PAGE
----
Watch this space for the third effort – I’m running out of time before Christmas now so the third time had better be the charm!

First smoke! Testing the DIY cold smoker

Time: 5 minutes – Patience: 10 hours – Difficulty: Trivial – Knackynes: Low

So I built a cold smoker, and then it was time to try it!

The items in my first smoke run were the cured salmon fillet, a piece of home-cured bacon, three garlic bulbs and about a dozen home-grown chillies.  These were loaded into the smoker on the racks – I considered hanging the bacon piece from a  hook but decided against this time.  The loaded smoker looks really empty so the first lesson is to have more items ready for smoking and do them all at once.

Smoker, loadedThe ProQ smoke generator lit very straightforwardly and behaved immaculately, smouldering gently without any noticeable heat output for almost exactly the advertised ten hours.  I used oak sawdust in the smoke generator for the first attempt, and the 100g pack I had was a little bit more than I needed.

ProQ cold smoke generator, litThe smoker itself leaked like a sieve from the junction between the roof and box, and also from the side of the magnetically-attached door panel.  I suspect this meant the smoke density inside the box was rather less than it might have been.  Before the next run, I plan to plug as many of these leaks as I can using silicone mastic and some batons, and we’ll see if I get a more concentrated smoke as a result.  I could conceivably run a second smoke generator, but this would increase my costs, so I’d rather not!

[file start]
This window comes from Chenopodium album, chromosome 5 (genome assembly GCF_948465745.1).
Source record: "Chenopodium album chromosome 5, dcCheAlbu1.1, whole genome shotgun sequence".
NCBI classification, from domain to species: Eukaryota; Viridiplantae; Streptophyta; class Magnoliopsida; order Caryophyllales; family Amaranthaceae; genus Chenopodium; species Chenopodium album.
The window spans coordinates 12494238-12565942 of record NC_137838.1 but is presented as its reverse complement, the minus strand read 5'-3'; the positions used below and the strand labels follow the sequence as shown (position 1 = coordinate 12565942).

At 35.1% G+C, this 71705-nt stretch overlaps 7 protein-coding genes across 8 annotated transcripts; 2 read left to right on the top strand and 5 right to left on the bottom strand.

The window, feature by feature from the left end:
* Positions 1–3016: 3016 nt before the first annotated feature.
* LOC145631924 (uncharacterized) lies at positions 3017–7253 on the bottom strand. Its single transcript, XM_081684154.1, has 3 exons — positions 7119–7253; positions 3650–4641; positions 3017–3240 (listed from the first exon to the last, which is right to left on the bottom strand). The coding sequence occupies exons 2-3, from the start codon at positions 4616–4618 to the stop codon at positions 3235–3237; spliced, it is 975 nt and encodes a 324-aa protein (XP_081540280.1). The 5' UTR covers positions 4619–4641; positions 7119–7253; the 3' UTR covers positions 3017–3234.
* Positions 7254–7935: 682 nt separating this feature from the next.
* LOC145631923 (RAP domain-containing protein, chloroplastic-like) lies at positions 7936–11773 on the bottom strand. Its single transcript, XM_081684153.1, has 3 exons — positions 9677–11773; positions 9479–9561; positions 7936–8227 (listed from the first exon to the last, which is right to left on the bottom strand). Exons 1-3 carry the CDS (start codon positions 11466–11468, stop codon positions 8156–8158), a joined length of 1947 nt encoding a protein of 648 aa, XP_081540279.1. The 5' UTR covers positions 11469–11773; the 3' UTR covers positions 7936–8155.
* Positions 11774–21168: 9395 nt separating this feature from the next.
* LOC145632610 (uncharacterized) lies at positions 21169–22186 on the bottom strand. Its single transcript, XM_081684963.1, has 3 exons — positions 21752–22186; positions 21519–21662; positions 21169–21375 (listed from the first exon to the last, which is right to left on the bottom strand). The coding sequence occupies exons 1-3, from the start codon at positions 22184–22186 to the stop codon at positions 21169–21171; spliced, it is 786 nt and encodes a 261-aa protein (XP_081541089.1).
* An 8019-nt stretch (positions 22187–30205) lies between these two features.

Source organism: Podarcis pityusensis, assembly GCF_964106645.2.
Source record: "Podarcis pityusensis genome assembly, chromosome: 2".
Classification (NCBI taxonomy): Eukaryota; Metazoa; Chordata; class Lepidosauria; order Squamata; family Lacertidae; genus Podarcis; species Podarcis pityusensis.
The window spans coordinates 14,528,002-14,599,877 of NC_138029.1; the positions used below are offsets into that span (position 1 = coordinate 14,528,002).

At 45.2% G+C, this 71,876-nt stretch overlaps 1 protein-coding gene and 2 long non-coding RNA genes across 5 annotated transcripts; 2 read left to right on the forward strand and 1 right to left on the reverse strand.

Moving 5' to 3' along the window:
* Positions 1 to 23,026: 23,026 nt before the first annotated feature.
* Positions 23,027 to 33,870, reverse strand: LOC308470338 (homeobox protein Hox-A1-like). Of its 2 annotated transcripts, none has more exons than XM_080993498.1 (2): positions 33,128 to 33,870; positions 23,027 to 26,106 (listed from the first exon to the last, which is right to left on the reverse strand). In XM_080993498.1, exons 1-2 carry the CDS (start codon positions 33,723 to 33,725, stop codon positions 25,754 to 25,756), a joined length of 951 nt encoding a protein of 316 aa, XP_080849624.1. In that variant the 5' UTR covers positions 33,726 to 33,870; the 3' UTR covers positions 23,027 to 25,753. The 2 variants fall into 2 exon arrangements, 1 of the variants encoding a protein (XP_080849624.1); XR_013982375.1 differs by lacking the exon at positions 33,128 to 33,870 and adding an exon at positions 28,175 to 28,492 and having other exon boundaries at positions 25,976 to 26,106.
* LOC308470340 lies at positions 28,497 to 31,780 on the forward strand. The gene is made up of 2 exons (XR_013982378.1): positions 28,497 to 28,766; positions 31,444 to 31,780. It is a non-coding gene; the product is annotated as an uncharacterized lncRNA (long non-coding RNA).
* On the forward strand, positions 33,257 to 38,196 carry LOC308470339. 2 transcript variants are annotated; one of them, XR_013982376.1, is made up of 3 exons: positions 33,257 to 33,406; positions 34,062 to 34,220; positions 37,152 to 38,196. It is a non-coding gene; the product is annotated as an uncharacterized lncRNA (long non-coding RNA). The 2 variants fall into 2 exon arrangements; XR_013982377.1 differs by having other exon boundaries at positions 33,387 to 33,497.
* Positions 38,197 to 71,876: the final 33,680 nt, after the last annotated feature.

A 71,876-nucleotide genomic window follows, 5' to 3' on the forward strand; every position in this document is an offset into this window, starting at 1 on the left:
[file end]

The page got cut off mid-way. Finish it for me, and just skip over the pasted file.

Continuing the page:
Overall, the salmon was a great success.  It was firm, glistened slightly with oil on the surface, and cooked wonderfully into the creamy home-smoked salmon pasta I made for dinner on Monday.  You can see photos and more discussion with the recipe.

The garlic and chillies didn’t appreciably change in appearance during smoking – at odds with the smoked garlic I’ve seen before which was dark yellow to brown in colour.  I have seen recommendations for smoking times for garlic up to 36 hours, though, so 10 may not be enough to achieve this, especially in a leaky-smoker.  They smell wonderfully of oak smoke though and the flavour of the garlic is a treat – nice fresh flavour with a subtle but distinct note of oak smoke, not too obtrusive and lovely for general cooking.  I might re-smoke one of the bulbs next time I run the smoker, if I’ve not eaten it all by then.

Bacon, salmon, garlic and chillies after smokingThe bacon has a bit of smoke staining on the rind and has darkened on the meat side.  I think you might get more discolouration on the rind with the bacon hanging rather than sat rind-up on a rack.  Apart from that, it looks and smells as I would expect from good smoked streaky bacon.  I haven’t tasted it yet – but plan to have some for my lunch!

Read more DIY Cold Smoker & Home-Curing posts >>

Read more from the Country Skills blog >>